Determined to Dream

Monday, July 25, 2016

Dottie, a 79 year-old wife and mother, had grown accustomed to feeling fatigued all the time. Tired was her normal. In late 1999, while traveling with family, her sister mentioned that she noticed Dottie had stopped breathing dozens of times during her sleep. “I knew that wasn’t normal,” Dottie said. “Could this be why I’m so tired?”
After her trip, she sought out a sleep doctor who requested she complete a sleep study. Ultimately Dottie was diagnosed with sleep apnea, a disorder characterized by pauses in breathing or very shallow breaths while asleep. This may occur 30 times or more within an hour. “Every time that happens, you move out of deep sleep and into light sleep, which results in poor sleep and daytime drowsiness,” said sleep study technician Kirk Leder with The Oregon Clinic Sleep Center. “Most people who have it don’t know since it only occurs during sleep.”
Dottie was given a Continuous Positive Airway Pressure (CPAP) machine, mask and accessories. A CPAP machine works by gently blowing air into the airway through a mask to help keep the airway open during sleep. “I was so overwhelmed and the mask was very uncomfortable.”
She followed up with her doctor multiple times, only to find no support. “The machine wasn’t working properly, so finally I just called it quits. I was done,” Dottie recalled. “But if I had known how serious this was, I would have never given up on it.”
Fast forward nine years. Dottie started having trouble with her back and had to manage the pain was with prescription pain medications. “Life started getting really hazy for me at this point. I was upset and crying all the time,” Dottie recalled. She had trouble walking because of the pain and on top of that, she had no energy. Upon hearing about her health problems, a close friend suggested she see a doctor and get another sleep study, this time at The Oregon Clinic.
She first met with Dr. Michael Lefor, pulmonologist with The Oregon Clinic Pulmonary, Critical Care & Sleep Medicine – East. “When Dottie came to me, she had a lot going on in her life. She already knew she had sleep apnea, but I don’t think she knew how much it was affecting the rest of her health and energy,” Dr. Lefor said. Studies show sleep apnea is linked to heart disease, diabetes and other metabolic diseases when left untreated. Sleep apnea sufferers have five times the risk of dying from a heart problem compared to those without.
“Dr. Lefor was straight with me. He said I needed to change my meds. I needed to lose weight. I didn’t want to hear it, but I finally understood how real the situation was,” Dottie expressed. After a second sleep study, she received a new CPAP machine and properly fitting mask. “I was so scared it was going to be a repeat of what happened years ago,” Dottie said. “But I was ready to get better…I needed to get better.”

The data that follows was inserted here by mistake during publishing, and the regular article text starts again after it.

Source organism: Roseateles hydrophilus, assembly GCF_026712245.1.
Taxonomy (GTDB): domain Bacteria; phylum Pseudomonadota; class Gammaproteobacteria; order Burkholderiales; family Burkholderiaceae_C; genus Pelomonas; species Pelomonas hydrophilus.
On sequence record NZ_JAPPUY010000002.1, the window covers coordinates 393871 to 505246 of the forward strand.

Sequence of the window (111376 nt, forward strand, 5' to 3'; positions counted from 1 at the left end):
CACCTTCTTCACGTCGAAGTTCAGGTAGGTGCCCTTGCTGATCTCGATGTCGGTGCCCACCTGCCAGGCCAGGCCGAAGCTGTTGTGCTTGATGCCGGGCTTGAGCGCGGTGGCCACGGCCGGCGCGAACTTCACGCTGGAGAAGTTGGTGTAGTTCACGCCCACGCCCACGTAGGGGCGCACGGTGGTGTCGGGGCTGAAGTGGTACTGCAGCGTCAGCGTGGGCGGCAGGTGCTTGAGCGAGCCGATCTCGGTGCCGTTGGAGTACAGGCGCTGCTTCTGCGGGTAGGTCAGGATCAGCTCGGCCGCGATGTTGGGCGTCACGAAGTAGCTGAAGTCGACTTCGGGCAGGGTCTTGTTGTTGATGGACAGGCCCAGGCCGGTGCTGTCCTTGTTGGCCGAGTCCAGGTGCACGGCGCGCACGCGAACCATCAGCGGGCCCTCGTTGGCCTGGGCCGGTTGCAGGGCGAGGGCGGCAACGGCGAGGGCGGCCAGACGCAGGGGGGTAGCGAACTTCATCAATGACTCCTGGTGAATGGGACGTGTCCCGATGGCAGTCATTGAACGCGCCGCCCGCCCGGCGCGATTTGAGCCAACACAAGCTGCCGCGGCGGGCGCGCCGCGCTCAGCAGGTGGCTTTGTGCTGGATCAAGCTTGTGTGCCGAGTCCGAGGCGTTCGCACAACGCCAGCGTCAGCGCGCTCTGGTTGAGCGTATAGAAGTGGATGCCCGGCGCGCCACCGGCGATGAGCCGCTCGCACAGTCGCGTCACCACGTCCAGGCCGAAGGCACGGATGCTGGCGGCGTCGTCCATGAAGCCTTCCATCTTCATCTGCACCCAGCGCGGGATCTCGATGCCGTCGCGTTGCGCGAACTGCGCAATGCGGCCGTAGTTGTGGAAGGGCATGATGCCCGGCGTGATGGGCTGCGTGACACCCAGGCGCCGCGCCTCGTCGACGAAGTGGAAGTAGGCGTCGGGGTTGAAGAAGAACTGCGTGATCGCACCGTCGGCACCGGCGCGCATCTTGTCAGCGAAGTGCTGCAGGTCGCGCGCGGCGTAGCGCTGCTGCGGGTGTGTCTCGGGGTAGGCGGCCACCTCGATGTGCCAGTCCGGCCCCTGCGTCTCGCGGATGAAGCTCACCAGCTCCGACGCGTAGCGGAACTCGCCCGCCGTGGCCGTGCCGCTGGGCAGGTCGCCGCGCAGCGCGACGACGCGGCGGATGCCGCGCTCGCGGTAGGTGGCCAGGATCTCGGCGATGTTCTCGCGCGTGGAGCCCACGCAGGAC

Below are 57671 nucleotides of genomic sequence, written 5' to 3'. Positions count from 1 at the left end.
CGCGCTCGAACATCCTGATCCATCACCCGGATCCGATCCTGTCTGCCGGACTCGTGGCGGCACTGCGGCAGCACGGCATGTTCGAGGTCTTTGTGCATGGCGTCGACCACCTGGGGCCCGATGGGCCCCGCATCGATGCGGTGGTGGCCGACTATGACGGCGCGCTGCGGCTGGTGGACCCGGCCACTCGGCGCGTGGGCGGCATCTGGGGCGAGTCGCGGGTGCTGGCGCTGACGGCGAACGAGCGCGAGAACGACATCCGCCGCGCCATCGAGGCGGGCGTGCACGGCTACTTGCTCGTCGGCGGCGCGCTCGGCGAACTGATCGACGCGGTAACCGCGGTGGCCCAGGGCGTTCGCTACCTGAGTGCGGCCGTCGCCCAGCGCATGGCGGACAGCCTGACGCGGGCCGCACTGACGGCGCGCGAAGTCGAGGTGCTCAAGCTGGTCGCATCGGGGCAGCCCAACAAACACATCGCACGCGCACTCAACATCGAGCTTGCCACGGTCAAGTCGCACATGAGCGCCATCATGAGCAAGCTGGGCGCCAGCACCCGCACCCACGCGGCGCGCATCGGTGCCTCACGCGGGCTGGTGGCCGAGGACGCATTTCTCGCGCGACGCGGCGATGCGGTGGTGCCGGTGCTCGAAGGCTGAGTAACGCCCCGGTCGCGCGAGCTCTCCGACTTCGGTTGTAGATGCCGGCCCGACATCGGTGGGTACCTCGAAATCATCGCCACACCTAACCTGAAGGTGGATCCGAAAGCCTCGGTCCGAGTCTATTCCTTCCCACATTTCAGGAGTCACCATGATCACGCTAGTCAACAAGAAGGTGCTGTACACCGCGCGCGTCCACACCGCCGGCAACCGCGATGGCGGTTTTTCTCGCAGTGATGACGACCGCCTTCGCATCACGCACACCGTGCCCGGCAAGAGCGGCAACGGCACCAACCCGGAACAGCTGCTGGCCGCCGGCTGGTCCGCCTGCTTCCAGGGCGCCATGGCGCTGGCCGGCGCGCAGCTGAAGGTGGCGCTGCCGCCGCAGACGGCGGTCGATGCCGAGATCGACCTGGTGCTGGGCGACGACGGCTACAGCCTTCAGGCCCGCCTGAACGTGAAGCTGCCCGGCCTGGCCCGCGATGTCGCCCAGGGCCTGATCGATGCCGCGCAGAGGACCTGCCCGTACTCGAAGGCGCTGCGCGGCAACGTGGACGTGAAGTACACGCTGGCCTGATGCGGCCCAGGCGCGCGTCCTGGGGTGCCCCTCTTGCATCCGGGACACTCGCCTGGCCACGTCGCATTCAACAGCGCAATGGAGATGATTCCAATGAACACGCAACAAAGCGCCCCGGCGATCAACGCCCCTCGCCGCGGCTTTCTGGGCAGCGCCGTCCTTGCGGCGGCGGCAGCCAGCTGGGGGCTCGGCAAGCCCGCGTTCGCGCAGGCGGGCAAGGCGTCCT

This time, her care and support didn’t end with the sleep study. Dottie joined a sleep apnea support group called Better Rest is Dependent on Getting Education & Support (BRIDGES), hosted monthly by The Oregon Clinic’s sleep technicians. “I finally saw that I wasn’t the only one struggling with this life change,” Dottie said. Her husband attended the meetings with her. “At my third meeting, someone said something that has always stuck with me: ‘It’s just mind over matter.’ It finally clicked for me that I can get used to this. I can do this.”
As she improved, she switched her care to The Oregon Clinic’s Caitlin Conrad, PA-C, for maintenance. Caitlin got her a chin strap to further improve her comfort sleeping with her machine. “The clinic staff was always just one phone call away. Any time I had questions they were available to answer them,” Dottie said. As she lost weight, Caitlin helped get her fitted with a smaller mask.
Dottie said her breathing has improved significantly and that the mask is comfortable. “I can’t even nap now without the machine because it is so soothing,” she said. Dottie also said she is no longer living in a haze and that her health problems and pains have reduced.
When asked what made her second experience tackling sleep apnea successful, Dottie said “The education I received made all the difference. I wonder how many people stop using their CPAP machines because they don’t have support.” Even though she is better now, Dottie continues to attend BRIDGES meetings and help others get a good night’s sleep.